UAE e-commerce landscape vs other markets
Based on the latest transaction data from Visa, the report also compares UAE to mature and emerging benchmark markets including the US, UK, Australia and Singapore, as well as Brazil, South Africa and Malaysia.
According to the report, in the wider Middle East, North Africa, and South Asia (MENASA) region, the UAE represents the biggest annual spend per online shopper at $1,648. Additionally, the UAE continues to maintain a healthy lead in average transaction size compared to both mature and emerging e-commerce markets. The average transaction value in the UAE was $122 in 2019-20, compared to $76 in mature markets, and $22 in emerging markets.
Correspondingly with more merchants going online and a wider selection of products available in the e-commerce space, consumer demand and online sales volumes have also multiplied.
Marcello Baricordi, Visa’s General Manager for Middle East and North Africa said,
“We’ve seen a number of adoption barriers reduce as the demand for e-commerce and contactless commerce skyrocketed during the lockdown. We call these habit forming behaviours as more consumers and merchants have now experienced the security, convenience and range of online commerce and we anticipate this trend to continue post-pandemic.
Because of this, businesses that work to adapt to this new world of e-commerce and digital payments have the best chance at both recovery and thriving. All merchants regardless of size must now think beyond just adapting and focus on their medium and long term strategy. Our report, in collaboration with Dubai Economy, is designed to share our insights and help businesses spark new and innovative plans.”
Bringing in-store experiences online will be important to retain recent online shopping converts. The ability to experience a product is a key reason for in-store shopping but there are now many tools that can help replicate the process online. The use of augmented reality technologies offers a rich buying experience enabling online shoppers to visualise the products they are interested in from the comfort and safety of their homes.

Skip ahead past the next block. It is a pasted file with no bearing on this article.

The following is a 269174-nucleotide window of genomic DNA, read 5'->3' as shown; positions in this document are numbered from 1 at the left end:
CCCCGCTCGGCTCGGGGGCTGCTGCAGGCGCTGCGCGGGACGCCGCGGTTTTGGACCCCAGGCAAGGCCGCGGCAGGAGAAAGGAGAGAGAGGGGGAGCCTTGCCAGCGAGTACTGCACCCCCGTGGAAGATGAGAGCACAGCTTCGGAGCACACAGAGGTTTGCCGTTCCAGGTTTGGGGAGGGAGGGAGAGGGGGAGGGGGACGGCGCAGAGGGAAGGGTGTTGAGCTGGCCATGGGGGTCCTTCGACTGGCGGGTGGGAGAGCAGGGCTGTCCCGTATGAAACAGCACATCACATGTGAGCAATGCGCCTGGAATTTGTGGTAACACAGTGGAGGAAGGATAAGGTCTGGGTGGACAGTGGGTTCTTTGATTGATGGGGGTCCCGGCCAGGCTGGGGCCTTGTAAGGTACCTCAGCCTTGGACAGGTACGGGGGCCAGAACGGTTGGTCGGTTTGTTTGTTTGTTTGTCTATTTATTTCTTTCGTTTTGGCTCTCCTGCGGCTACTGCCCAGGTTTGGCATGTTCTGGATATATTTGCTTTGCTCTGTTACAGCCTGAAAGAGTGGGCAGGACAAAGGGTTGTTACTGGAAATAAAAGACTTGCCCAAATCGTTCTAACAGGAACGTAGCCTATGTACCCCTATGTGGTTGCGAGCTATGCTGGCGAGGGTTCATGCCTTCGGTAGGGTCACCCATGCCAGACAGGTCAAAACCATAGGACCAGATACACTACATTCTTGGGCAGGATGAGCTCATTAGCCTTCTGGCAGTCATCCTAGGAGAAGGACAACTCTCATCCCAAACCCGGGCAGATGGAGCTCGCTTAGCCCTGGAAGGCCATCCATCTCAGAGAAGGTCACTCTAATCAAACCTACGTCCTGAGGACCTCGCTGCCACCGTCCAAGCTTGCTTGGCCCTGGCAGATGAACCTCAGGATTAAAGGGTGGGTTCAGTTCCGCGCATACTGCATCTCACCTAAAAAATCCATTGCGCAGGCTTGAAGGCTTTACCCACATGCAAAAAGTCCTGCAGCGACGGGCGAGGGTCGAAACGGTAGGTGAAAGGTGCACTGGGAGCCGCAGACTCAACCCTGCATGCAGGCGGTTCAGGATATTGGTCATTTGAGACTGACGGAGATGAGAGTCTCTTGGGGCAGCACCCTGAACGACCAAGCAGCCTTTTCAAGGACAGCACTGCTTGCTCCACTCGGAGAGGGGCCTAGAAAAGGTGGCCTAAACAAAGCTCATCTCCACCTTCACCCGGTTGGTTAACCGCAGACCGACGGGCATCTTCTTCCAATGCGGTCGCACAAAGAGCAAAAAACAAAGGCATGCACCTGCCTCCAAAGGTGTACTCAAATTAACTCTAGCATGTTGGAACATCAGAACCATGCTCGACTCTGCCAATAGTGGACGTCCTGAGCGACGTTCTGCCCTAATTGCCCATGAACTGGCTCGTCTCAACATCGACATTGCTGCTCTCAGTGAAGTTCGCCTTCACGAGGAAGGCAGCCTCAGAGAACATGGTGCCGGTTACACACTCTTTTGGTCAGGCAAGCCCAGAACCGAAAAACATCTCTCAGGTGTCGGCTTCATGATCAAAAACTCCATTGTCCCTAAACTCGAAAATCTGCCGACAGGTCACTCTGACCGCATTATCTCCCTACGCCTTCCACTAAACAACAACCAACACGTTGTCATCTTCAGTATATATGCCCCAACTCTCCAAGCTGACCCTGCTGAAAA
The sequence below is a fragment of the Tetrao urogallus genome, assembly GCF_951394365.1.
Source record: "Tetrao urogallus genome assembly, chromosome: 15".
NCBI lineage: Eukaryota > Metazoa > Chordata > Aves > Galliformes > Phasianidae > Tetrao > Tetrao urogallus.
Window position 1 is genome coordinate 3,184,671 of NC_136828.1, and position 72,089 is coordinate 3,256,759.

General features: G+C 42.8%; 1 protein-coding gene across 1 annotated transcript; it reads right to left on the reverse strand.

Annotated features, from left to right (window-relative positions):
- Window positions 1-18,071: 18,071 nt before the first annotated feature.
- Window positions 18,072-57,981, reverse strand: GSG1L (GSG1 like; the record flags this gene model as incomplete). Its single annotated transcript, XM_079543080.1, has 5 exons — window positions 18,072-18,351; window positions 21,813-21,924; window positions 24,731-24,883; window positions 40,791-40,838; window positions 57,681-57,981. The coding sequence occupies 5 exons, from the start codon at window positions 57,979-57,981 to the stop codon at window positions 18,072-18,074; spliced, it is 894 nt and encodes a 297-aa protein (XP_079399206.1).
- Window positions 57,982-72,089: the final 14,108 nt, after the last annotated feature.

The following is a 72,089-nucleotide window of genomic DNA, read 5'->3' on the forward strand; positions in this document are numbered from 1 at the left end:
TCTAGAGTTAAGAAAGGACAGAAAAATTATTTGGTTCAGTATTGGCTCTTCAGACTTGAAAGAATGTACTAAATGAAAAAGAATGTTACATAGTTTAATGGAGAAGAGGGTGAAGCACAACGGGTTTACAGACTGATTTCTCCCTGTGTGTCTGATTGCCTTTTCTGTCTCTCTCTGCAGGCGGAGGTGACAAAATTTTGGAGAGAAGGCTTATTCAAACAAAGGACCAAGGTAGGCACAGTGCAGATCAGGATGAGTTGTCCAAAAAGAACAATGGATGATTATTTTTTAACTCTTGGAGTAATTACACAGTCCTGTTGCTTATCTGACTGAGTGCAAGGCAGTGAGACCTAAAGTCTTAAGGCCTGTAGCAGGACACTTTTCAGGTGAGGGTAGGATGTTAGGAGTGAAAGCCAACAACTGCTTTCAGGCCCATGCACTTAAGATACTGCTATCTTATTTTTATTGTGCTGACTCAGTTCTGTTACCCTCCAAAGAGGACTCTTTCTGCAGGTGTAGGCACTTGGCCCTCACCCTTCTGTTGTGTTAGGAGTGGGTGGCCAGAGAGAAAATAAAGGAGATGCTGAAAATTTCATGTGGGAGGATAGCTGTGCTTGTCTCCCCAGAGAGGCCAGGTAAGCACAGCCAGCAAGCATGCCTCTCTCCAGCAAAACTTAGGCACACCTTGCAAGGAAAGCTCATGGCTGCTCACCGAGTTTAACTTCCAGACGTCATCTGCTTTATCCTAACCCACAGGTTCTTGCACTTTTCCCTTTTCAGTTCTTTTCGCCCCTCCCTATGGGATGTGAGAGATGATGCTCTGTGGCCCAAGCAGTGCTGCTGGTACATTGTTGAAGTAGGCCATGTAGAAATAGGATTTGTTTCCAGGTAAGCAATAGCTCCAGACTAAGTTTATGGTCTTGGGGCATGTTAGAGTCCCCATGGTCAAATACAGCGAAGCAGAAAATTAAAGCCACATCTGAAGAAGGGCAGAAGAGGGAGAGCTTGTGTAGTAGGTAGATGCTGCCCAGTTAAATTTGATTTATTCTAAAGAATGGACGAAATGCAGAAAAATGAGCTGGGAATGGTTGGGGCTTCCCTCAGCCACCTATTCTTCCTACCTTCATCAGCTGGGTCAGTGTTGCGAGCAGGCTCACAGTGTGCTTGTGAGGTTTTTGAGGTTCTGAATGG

Delivering a seamless payment experience is a non-negotiable factor in the success of e-commerce. According to the report, more than half (58%) of UAE consumers surveyed by Visa in 2020 were found to have abandoned their online shopping cart because of authentication delays or failure. Solutions like Visa’s Click to Pay button help to reduce that friction. Additionally, making online payment the norm and eradicating cash on delivery will reduce the cost, complexity, and risk for online merchants.
Building and maintaining trust in online purchasing remains an ongoing activity for e-commerce businesses, and for customers new to online shopping, retaining them online even as stores reopen requires confidence and reassurance. In the UAE, Visa has been working together with the Dubai Economy and the Dubai Police to educate consumers on the safety of digital payment via card and mobile.
While almost every business has been impacted by the pandemic in some way, small businesses have struggled the most. Helping small merchants move online so they can survive challenging market conditions must be a priority for the communities they operate in. By offering innovative payment solutions, Visa’s priority in this environment remains to help businesses thrive both online and offline.